Israel said on Sunday it was going to step up its ground offensive in the Gaza Strip even further in a campaign it says is aimed at stopping Palestinian militants firing rockets into its territory.
"This evening, the ground phase of Operation Protective Edge expands, as additional forces join the effort to combat terror in the Gaza Strip and establish a reality in which Israeli residents can live in safety and security," the army said in a statement.
Over the weekend, Israeli troops destroyed a number of tunnels used by militants to carry out attacks in Israel, the army said.
Israeli airstrikes overnight to Sunday killed more than a dozen people in Gaza, bringing the Palestinian death toll to 357, with some 2,500 wounded. Seven Israelis, including two civilans, have died since Israel's operation began on July 8.
Palestinian health officials say a quarter of Palestinian deaths have been reported since the ground offensive began late on Thursday. The UN children's agency, UNICEF, says at least 73 of the victims were under the age of 18.
Israel blames Hamas
Israel's Prime Minister Benjamin Netanyahu has blamed the Islamist militant group Hamas, which dominates Gaza, for civilian deaths.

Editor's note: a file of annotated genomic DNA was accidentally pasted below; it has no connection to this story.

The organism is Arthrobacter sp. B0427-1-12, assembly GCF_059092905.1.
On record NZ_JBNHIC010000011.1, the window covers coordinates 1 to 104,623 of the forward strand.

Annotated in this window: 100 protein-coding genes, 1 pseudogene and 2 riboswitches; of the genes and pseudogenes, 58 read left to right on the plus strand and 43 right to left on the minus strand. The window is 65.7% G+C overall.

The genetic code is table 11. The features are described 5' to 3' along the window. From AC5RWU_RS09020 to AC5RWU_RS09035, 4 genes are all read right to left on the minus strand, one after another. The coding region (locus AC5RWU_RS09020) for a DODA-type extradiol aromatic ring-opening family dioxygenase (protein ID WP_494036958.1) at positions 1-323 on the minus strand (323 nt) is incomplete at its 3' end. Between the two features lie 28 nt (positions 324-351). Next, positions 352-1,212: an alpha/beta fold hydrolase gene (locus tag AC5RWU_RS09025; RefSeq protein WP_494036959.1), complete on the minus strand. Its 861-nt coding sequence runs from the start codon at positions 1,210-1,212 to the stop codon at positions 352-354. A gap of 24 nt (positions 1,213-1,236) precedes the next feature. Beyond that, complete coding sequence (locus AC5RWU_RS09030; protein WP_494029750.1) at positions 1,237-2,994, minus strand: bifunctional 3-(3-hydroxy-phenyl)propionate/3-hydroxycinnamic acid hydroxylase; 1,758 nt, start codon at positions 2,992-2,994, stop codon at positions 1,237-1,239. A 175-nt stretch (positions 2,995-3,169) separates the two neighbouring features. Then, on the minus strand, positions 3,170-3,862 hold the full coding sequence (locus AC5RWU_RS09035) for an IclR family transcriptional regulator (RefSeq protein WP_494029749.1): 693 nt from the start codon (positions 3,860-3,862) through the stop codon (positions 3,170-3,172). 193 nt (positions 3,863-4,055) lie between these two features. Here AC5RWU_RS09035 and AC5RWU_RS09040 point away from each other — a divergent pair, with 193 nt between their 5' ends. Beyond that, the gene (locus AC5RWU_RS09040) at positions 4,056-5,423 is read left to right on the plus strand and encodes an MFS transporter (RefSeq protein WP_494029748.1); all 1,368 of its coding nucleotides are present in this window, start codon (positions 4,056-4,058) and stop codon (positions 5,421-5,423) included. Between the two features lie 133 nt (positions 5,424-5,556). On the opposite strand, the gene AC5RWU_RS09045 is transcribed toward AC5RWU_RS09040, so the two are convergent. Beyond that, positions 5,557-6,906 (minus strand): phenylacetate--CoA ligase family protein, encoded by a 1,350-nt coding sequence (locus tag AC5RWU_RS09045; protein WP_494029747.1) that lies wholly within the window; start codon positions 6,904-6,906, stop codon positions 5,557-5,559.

A statement from his office cited him as saying that Hamas was "using innocent civilians as human shields for its terrorist activities; it is responsible if civilians are inadvertently hit."
Hamas denies the charges.
Earlier in the week, however, the UN's Palestinian refugee agency, UNRWA, said it found 20 rockets stored in one of its schools in Gaza, and condemned the "group or groups" involved.
Around 1,333 rockets have hit Israel over the past few weeks, with 360 intercepted by the Israeli Iron Dome defense system.
Diplomatic efforts to end the violence are set to intensify on Sunday with the arrival of UN Secretary-General Ban Ki-moon in the region as part of renewed ceasefire efforts.
Truce talks have stalled after Hamas last week rejected an Egyptian appeal to both sides to call a cease-fire and hold talks. The militant group says it first wants guarantees that Israel and Egypt will ease their blockade of Gaza.
However, Hamas chief Khaled Meshaal was scheduled to meet Palestinian President Mahmoud Abbas in Qatar to discuss the Egyptian-proposed truce. The group also says it has been invited to Cairo for ceasefire talks.
Hamas is suspicious of the Egytian authorities, who last year deposed a Hamas-friendly government, and has sought involvement of other countries, such as Qatar, in any cease-fire negotiations.
tj/av (AFP, AP)